Indianz.Com Video by Kevin Abourezk: Ponca Plant Seeds of Resistance, Sacred Corn

Tribes dealt setback with dismissal of challenge to Keystone XL Pipeline

The Cheyenne River Sioux Tribe and the Yankton Sioux Tribe have lost a legal challenge to the controversial Keystone XL Pipeline.

The tribes sued the South Dakota Public Utilities Commission for approving the pipeline route in the state. They raised concerns about oil spills, water resources and treaty rights, Native Sun News Today reported after oral arguments in April.

But none of that was addressed by the South Dakota Supreme Court. In a decision issued on Wednesday, the court said it lacked jurisdiction over the commission's action.

"Because we conclude that the circuit court lacked jurisdiction to hear the appeal, we do not reach the merits of the case," the 16-page decision stated.

Indianz.Com on SoundCloud: Keystone XL Pipeline - South Dakota Supreme Court

The 1,179-mile pipeline would link the oil fields of Canada’s Alberta province to refineries in the United States. Former President Barack Obama rejected the project in November 2015 but President Donald Trump reversed course and approved it after taking office in 2017.

The Keystone XL route runs through Montana, South Dakota and Nebraska before connecting to existing pipeline infrastructure. Tribes in all three states have opposed the project but have been unable to stop it in the courts.

The Ponca Tribe of Nebraska and the Ponca Tribe of Oklahoma are trying a new approach. They recently accepted the transfer of 1.6 acres in Nebraska in hopes of stopping the pipeline from running through their ancestral territory.

“When we talk about these issues on eminent domain, the Ponca Tribe is painfully aware of what can happen, how the federal government can make up its mind to erase a nation, to erase a people,” Larry Wright Jr., chairman of the Poncas in Nebraska, said during a deed signing on June 10.

TransCanada, the Canadian firm behind the pipeline, has used eminent domain in order to acquire land for the project. It's unclear whether tribes can be forced to give up their property, even if it's held in fee status, due to their sovereign immunity.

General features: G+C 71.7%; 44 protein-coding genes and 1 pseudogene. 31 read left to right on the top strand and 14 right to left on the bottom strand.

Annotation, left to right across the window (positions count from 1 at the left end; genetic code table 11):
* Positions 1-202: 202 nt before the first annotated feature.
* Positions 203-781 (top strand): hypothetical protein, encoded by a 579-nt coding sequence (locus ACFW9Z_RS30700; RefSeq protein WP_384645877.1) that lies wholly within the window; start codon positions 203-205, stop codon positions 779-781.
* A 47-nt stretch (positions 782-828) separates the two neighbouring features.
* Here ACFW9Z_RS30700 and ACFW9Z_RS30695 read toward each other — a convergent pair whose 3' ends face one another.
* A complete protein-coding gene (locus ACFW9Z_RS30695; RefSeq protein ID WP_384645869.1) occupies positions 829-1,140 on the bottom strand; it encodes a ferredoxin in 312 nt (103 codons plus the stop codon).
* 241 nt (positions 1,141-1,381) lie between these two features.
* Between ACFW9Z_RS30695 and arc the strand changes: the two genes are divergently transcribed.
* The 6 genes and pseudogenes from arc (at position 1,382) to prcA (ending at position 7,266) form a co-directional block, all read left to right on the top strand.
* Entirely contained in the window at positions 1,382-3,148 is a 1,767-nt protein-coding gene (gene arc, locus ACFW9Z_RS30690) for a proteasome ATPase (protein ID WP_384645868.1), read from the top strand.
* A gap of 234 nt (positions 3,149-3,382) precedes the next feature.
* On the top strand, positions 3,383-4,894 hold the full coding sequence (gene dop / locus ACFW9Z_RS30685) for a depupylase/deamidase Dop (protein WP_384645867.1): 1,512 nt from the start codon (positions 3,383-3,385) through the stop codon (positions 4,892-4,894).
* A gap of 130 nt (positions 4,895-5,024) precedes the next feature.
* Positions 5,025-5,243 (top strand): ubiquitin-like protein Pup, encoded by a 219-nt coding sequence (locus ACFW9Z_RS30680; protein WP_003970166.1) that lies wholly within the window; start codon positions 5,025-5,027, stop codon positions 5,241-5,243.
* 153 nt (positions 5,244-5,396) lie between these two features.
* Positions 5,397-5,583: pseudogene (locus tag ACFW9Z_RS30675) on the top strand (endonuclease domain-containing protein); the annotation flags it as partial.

The U.S. Supreme Court could have provided guidance on the issue with its recent decision in Upper Skagit Indian Tribe v. Lundgren. Instead, the justices clarified that a prior ruling cannot be used against tribes to abrogate their immunity in property disputes.

The Ponca tribes have not decided whether to seek trust status for their new property, an official told Kevin Abourezk earlier this week. The land lies along the Ponca Trail of Tears, the path they were forced to walk 141 years ago when the federal government ordered them to move to Oklahoma.

“My children back here, they’re all named for those who walked this trail you’re standing on, and when we call their names, we’re calling those spirits, and they’re here with us this day,” Casey Camp-Horinek, a council member from the Poncas in Nebraska, said during the ceremony this past Sunday.

Art and Helen Tanderup, who own a farm along the Trail of Tears, deeded the land to the tribes. They have been planting sacred Ponca corn on their property for five years.

Read More on the Story:
Keystone XL Pipeline: South Dakota high court dismisses appeal (The Associated Press June 14, 2018)
In possible roadblock for Keystone XL, pipeline opponents gift land to Ponca (The Omaha World-Herald June 14, 2018)

South Dakota Supreme Court Decision:

The Fight Against Keystone XL

Indianz.Com Video by Kevin Abourezk: Keystone XL Pipeline Decision

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